Restrictions Placed on Dogs in Cemeteries, Rail Trail

After making several minor additions to a proposed “scoop the poop” ordinance, the Town Council passed the amendment with a 4-0 vote. Councilor Jim Butler was not present for the Council’s May 2 meeting.

According to the revised Public Health, Safety and Welfare Ordinance related to Animal Control, dogs are no longer permitted in town cemeteries and must be secured by a leash on the Londonderry Rail Trail.

“There are a lot of young children and people riding skateboards on the Rail Trail, and the dogs are fouling,” Councilor John Farrell said of the motivation behind the new restrictions. “I expect there will be some postings that will go up at the Rail Trail to make people aware.”

Administrative Support coordinator Steve Cotton additionally committed to removing as soon as possible a sign at Pillsbury Cemetery depicting a squatting dog fouling – restricting dog owners from leaving any dog fouling in the cemetery – and replacing it with a more traditional sign detailing the new restrictions.

Only service dogs will be permitted at any town cemetery, unless confined to a visitor’s vehicle.

The Council also revised a restriction defined in the proposed amendment that would have required dogs to be secured by a leash on any town property or public place to allow dogs that are under the direct control of their handler to walk or run unrestrained by a leash in public places, including town trails.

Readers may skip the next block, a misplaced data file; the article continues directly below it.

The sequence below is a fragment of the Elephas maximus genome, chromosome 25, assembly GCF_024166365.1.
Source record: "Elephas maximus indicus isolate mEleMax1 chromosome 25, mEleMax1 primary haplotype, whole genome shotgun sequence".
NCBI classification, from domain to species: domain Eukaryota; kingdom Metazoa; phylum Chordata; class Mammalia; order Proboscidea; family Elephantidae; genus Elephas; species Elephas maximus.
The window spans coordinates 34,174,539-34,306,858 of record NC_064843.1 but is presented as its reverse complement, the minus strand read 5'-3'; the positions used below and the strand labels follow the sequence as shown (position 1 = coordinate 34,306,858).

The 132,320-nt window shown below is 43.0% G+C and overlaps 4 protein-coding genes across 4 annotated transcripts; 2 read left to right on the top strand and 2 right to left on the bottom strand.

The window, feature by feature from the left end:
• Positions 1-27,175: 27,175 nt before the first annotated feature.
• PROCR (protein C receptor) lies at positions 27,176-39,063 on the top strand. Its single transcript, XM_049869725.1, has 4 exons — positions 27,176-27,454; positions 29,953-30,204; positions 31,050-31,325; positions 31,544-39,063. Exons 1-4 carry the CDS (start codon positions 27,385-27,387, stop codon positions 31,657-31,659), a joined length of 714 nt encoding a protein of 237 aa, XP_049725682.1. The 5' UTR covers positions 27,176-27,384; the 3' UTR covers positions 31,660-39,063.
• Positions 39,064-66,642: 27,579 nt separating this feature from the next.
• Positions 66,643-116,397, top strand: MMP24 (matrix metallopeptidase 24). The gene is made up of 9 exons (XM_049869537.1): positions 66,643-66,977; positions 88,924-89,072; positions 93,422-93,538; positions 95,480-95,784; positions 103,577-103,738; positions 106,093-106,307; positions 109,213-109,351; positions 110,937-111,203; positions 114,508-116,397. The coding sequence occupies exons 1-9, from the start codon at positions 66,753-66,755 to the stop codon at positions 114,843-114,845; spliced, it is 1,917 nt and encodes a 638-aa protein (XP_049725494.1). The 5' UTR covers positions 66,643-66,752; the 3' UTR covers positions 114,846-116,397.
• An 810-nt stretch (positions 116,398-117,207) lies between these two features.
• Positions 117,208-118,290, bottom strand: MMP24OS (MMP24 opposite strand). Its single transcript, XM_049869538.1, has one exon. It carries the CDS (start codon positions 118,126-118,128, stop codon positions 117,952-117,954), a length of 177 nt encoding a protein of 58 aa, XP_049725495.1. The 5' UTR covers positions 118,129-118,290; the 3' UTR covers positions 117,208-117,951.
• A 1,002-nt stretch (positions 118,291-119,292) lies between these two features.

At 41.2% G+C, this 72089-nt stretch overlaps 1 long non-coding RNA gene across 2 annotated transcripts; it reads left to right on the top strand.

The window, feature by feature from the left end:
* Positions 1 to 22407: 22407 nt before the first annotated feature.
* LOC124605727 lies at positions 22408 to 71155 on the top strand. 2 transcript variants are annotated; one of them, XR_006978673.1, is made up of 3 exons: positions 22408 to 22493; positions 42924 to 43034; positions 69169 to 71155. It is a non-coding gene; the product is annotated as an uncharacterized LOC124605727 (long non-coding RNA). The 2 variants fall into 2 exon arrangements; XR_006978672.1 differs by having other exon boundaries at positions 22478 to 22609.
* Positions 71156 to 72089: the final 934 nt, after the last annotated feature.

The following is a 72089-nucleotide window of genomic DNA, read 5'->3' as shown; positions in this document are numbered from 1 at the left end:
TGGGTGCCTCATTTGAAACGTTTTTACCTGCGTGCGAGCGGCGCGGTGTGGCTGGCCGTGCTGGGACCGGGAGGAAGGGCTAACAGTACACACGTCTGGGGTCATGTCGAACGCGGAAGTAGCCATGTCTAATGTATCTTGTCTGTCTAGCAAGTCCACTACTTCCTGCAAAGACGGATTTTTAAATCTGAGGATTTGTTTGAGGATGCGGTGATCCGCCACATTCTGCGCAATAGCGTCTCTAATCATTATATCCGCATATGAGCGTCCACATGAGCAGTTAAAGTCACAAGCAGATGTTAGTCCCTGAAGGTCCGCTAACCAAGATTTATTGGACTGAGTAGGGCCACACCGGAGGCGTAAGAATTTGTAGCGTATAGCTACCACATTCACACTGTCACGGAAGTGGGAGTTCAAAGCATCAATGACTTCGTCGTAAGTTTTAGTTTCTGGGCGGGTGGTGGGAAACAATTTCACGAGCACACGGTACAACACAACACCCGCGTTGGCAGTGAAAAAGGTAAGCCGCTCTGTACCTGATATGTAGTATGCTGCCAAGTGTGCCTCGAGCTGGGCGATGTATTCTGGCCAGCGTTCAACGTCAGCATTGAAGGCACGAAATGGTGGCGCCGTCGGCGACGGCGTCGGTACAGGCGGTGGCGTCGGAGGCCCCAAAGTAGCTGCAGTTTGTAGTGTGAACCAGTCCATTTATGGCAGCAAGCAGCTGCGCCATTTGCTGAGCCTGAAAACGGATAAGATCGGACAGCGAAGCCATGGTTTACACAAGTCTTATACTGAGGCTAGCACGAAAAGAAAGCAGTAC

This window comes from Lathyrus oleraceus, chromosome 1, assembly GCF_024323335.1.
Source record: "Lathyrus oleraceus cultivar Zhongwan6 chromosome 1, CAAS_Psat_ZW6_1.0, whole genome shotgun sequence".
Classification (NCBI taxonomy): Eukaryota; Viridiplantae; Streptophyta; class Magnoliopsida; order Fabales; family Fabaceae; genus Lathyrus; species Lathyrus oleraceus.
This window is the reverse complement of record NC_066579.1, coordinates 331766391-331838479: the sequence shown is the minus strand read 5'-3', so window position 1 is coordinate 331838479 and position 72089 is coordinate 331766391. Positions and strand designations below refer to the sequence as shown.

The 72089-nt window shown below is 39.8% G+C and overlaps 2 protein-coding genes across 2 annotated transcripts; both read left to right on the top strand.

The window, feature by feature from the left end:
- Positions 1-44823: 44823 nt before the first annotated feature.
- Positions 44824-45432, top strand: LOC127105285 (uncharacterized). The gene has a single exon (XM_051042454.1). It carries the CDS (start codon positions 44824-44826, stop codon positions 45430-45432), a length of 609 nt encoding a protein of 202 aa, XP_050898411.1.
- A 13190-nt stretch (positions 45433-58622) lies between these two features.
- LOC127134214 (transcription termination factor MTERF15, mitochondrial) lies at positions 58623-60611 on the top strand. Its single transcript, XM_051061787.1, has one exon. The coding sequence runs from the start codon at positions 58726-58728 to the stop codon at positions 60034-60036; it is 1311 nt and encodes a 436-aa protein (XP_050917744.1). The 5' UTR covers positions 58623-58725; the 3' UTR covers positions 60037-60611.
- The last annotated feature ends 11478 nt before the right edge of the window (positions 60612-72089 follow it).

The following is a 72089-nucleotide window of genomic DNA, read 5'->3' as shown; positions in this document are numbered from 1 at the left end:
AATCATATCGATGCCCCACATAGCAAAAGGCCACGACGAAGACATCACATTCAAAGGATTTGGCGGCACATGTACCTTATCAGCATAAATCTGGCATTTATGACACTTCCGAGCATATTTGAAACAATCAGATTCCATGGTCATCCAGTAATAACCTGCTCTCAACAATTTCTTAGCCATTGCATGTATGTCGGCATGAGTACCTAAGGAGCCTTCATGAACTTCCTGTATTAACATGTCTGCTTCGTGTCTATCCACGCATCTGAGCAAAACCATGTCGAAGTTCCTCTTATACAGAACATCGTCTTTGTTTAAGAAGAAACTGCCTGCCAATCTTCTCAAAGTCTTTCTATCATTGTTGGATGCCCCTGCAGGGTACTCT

The only exceptions are the Town Common and Town Forest, where dogs must be restrained by a leash, and other town properties where dogs are prohibited.

In addition to addressing management of dogs in public spaces, the Council increased the fine the Town may levy for dogs that are impounded from $10 to up to $30, and added a provision requiring dog owners to pay any veterinary care expenses incurred while a dog is in the Town’s care.

Councilor Tom Dolan suggested the increase, noting in an event where the Town is required to send a dog to a local commercial kennel, they should have the ability to protect the Town’s costs.

Councilor Joe Green requested the amendment be revised to raise the penalty for habitual offenders of the Ordinance from a $25 fine to a misdemeanor offense. But Police Chief Bill Hart said, “In the most strong language, I advise against turning people whose dogs run at large into criminals.

“A person guilty of a misdemeanor is a criminal. These folks shouldn’t be them,” he said. “However, I would agree on a fine up to $1,000. I have seen a certain number of times where the prosecutor had the ability to raise the fines up to $2,000.”

Hart recommended a better way “to deal with the legitimate concerns the Council has” would be to keep the fines for violating the Ordinance in line with those of the State.

With the amended ordinance in place, Hart said the Department will focus on educating the public about the new regulations.

Signs will be posted around town in places where dogs are restricted and the Town plans to post the amended Ordinance on the Town’s website at

Hart encouraged members of the public who experience issues with an irresponsible dog owner to contact police.

“We’re all in on this thing,” Hart said. “We’ll do everything we can to ensure compliance with this.”

“Community policing is all about presence, it’s about showing up,” Farrell said. “And once we start showing up, I think this will be effective because no one wants to see the guys with the blue lights showing up.”